Free Gift

by Terry Wane Benton

Some teach that “there are no conditions for salvation” because it is a “free gift.” But free gifts can have conditions for reception. I can put a free gift in the trunk of my car and tell you that if you take my keys and get it, you will have it. Look at the conditions for having the free gift. Taking my keys is one, going to the car is one, opening the trunk is one, reaching in and getting it is another. If you don’t meet any one of these conditions the free gift remains in the trunk and not in your possession. Meeting these conditions did not earn you the free gift. You can’t say, “Well, if I have to walk to the car and open the trunk, it is not a free gift because I had to do something.”

If you have to start believing in me and what I promised, does it cease to be a free gift because you had to do the believing? Was it no longer a free gift if you first had to hear what I said? Is it only a free gift if I force it into your hands? Wouldn’t you have to do the receiving and holding of the gift? Wouldn’t that make it dependent on you doing something?

With some thought, we can see that a free gift does not cease to be free if you have to do something. It is a free gift because the giver was not obligated to give you the gift. They gave it to you of their own free will. Your perfect behavior did not obligate them. They gave the gift freely, which will always make it free no matter how many conditions may be involved. When I took the keys, he offered freely; taking the keys did not make the gift an earned wage. When I walked with the keys to the car, walking with the keys did not make what was in the trunk an earned wage instead of a free gift. Opening the trunk did not make the free gift an earned wage. Reaching in and grabbing the free gift did not turn the free gift into an earned wage. The free gift remained a free gift received because I believed the giver enough to meet the conditions of faith.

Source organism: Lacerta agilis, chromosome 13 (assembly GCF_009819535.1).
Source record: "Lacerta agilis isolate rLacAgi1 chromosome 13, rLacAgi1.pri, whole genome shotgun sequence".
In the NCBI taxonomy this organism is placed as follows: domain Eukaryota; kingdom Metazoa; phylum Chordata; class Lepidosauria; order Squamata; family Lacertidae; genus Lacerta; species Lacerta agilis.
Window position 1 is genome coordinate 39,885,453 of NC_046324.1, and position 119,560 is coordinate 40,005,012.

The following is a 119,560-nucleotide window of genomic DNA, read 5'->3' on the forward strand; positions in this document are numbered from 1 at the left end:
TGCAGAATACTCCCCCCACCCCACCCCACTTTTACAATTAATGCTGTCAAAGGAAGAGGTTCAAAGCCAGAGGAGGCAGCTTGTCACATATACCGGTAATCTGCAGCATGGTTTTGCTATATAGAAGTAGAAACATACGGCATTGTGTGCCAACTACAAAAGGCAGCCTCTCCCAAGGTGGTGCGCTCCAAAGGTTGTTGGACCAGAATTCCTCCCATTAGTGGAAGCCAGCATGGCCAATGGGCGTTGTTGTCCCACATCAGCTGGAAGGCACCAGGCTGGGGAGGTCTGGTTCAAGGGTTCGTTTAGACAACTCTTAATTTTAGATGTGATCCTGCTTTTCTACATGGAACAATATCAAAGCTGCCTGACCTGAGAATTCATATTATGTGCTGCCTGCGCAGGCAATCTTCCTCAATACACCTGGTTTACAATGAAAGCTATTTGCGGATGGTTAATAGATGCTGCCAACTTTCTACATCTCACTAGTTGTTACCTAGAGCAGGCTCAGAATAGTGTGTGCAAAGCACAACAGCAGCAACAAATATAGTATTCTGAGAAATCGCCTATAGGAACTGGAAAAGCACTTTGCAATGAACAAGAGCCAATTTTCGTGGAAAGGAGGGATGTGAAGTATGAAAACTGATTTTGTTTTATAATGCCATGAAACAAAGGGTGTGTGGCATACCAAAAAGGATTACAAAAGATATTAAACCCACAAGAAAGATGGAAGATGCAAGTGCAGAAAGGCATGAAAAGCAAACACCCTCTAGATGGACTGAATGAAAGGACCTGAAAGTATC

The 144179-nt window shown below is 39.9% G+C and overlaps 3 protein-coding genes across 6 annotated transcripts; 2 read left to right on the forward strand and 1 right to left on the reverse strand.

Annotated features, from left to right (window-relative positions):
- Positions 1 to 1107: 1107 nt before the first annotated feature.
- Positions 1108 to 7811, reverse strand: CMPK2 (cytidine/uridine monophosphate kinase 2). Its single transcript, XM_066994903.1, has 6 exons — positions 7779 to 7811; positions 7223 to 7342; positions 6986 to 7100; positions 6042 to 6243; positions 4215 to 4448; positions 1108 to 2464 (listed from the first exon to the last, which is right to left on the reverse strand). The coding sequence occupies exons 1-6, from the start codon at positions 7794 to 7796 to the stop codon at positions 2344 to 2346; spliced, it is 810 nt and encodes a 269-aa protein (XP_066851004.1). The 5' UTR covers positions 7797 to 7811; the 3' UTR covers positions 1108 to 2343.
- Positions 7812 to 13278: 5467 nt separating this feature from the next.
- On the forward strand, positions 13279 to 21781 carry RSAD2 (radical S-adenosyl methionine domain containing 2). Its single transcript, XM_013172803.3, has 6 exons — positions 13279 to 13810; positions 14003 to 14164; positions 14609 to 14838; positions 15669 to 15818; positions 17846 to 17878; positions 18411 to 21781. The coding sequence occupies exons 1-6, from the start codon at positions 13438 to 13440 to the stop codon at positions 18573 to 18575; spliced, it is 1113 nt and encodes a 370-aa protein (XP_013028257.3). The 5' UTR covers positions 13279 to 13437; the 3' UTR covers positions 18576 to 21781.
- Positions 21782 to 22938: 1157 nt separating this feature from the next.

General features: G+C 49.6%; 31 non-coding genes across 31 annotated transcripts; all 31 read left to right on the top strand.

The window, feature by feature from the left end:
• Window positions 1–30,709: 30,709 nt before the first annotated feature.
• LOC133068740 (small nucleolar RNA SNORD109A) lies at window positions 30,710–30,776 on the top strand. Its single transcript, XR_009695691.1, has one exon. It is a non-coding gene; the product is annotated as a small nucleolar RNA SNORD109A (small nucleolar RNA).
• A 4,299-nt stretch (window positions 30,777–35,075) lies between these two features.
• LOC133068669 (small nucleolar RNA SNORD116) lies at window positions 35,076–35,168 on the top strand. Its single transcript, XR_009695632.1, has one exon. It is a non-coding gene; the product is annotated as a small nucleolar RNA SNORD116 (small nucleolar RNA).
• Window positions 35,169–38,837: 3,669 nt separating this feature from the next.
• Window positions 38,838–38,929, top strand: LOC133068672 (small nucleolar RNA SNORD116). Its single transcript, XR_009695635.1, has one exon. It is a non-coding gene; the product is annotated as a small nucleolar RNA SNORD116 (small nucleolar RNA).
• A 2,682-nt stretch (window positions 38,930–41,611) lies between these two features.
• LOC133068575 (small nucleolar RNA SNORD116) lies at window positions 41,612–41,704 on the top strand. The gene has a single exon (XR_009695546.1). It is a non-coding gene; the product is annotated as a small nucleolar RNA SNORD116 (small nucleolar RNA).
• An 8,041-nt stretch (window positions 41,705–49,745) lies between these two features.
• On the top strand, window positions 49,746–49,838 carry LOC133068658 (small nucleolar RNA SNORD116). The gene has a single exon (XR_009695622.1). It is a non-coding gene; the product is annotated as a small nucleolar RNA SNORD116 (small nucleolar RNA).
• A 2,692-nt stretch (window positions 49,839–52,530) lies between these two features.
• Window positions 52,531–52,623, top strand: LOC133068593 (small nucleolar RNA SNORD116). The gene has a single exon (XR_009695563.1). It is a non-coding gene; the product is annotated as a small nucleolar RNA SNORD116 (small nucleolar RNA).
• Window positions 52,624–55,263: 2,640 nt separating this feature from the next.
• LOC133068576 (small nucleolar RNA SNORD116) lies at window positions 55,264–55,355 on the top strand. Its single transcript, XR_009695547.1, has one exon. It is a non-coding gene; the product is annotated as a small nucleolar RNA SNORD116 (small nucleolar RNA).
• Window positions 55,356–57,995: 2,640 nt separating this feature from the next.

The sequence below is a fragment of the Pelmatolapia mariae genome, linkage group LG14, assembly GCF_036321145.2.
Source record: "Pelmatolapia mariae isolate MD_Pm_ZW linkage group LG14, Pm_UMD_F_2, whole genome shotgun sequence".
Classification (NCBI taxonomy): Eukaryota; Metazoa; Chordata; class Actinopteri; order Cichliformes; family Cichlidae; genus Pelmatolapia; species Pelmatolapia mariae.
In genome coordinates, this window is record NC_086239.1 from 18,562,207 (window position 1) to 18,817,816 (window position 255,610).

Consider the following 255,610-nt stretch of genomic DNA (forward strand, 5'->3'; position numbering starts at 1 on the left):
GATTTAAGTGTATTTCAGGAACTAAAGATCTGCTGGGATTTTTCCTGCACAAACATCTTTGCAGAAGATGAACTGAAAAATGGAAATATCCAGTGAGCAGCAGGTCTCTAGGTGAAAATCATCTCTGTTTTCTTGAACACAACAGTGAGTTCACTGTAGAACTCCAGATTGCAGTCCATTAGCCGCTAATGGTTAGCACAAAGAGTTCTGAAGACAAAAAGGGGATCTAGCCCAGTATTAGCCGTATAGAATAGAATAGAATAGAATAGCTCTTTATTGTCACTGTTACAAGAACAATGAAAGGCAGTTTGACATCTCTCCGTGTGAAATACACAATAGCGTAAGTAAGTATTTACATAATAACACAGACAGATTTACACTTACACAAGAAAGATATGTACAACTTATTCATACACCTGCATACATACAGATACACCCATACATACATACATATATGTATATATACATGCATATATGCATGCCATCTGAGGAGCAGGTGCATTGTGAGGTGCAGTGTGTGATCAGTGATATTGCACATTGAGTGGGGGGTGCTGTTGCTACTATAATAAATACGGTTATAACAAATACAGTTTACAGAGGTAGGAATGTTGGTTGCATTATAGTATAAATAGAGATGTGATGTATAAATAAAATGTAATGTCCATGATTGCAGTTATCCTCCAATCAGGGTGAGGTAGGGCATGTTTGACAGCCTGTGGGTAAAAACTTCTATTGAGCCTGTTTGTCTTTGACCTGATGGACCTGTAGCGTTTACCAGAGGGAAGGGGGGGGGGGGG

Faith moved me to grab the keys, walk to the car, open the trunk, reach in, and grab the free gift. On the giver’s end it was by grace, on my end it was through faith. But each move I made (grabbing the keys, walking to the car, opening the trunk, and grabbing the gift) was something I did by faith. If I stood there before the giver and merely said, “I believe you,” but did not take the keys, walk to the car, open the trunk, and reach to grab the gift, then mere faith that does not believe enough to take action remains unbelief. You must have faith enough to act (James 2:14-24). The faith actions do not earn, and they do not turn the free gift into wages earned. It is a free gift, and the conditions to get it do not turn the free gift into wages earned.

On Pentecost (Acts 2:36-41), the people wanted to know, “What shall we do?” They were not in a position to earn salvation. Peter told them to “repent and be baptized in the name of Jesus Christ for the remission of sins.” Those who gladly received the word were baptized. However, notice that Peter promised that if they met these conditions, “you will receive the gift of the Holy Spirit.” The gift was conditional and was not turned into a wage earned by either repentance or baptism. Those who teach that baptism is a work that earns and cancels grace are in great error. The Spirit shows us clearly that baptism is not a work of merit that earns but rather is a condition of faith, just like taking the keys, walking to the car, opening the trunk, and reaching in to grab the gift. It is still a free gift because repentance and baptism are not works of merit that cancel grace but rather actions of faith that meet the conditions for receiving the free gift.

Do not let anyone deceive you about this matter!

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